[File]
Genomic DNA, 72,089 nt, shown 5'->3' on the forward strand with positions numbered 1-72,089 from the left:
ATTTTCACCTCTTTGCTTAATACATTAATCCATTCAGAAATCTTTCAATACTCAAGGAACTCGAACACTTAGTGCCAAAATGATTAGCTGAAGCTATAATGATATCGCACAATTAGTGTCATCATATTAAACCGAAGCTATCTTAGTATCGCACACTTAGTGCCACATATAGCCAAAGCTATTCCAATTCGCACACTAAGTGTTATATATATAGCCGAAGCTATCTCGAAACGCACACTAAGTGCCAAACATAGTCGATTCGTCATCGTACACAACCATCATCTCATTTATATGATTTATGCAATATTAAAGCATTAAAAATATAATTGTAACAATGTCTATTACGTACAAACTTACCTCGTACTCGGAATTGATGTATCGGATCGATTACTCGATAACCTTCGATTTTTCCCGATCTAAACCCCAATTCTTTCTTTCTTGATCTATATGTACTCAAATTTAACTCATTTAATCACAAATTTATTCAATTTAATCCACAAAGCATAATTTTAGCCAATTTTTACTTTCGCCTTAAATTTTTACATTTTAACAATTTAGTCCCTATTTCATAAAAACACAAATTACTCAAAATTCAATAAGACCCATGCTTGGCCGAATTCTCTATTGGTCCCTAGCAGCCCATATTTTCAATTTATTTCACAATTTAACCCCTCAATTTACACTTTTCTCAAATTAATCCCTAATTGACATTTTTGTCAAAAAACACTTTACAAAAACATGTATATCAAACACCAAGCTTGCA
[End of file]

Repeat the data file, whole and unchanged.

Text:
Genomic DNA, 72,089 nt, shown 5'->3' on the forward strand with positions numbered 1-72,089 from the left:
ATTTTCACCTCTTTGCTTAATACATTAATCCATTCAGAAATCTTTCAATACTCAAGGAACTCGAACACTTAGTGCCAAAATGATTAGCTGAAGCTATAATGATATCGCACAATTAGTGTCATCATATTAAACCGAAGCTATCTTAGTATCGCACACTTAGTGCCACATATAGCCAAAGCTATTCCAATTCGCACACTAAGTGTTATATATATAGCCGAAGCTATCTCGAAACGCACACTAAGTGCCAAACATAGTCGATTCGTCATCGTACACAACCATCATCTCATTTATATGATTTATGCAATATTAAAGCATTAAAAATATAATTGTAACAATGTCTATTACGTACAAACTTACCTCGTACTCGGAATTGATGTATCGGATCGATTACTCGATAACCTTCGATTTTTCCCGATCTAAACCCCAATTCTTTCTTTCTTGATCTATATGTACTCAAATTTAACTCATTTAATCACAAATTTATTCAATTTAATCCACAAAGCATAATTTTAGCCAATTTTTACTTTCGCCTTAAATTTTTACATTTTAACAATTTAGTCCCTATTTCATAAAAACACAAATTACTCAAAATTCAATAAGACCCATGCTTGGCCGAATTCTCTATTGGTCCCTAGCAGCCCATATTTTCAATTTATTTCACAATTTAACCCCTCAATTTACACTTTTCTCAAATTAATCCCTAATTGACATTTTTGTCAAAAAACACTTTACAAAAACATGTATATCAAACACCAAGCTTGCA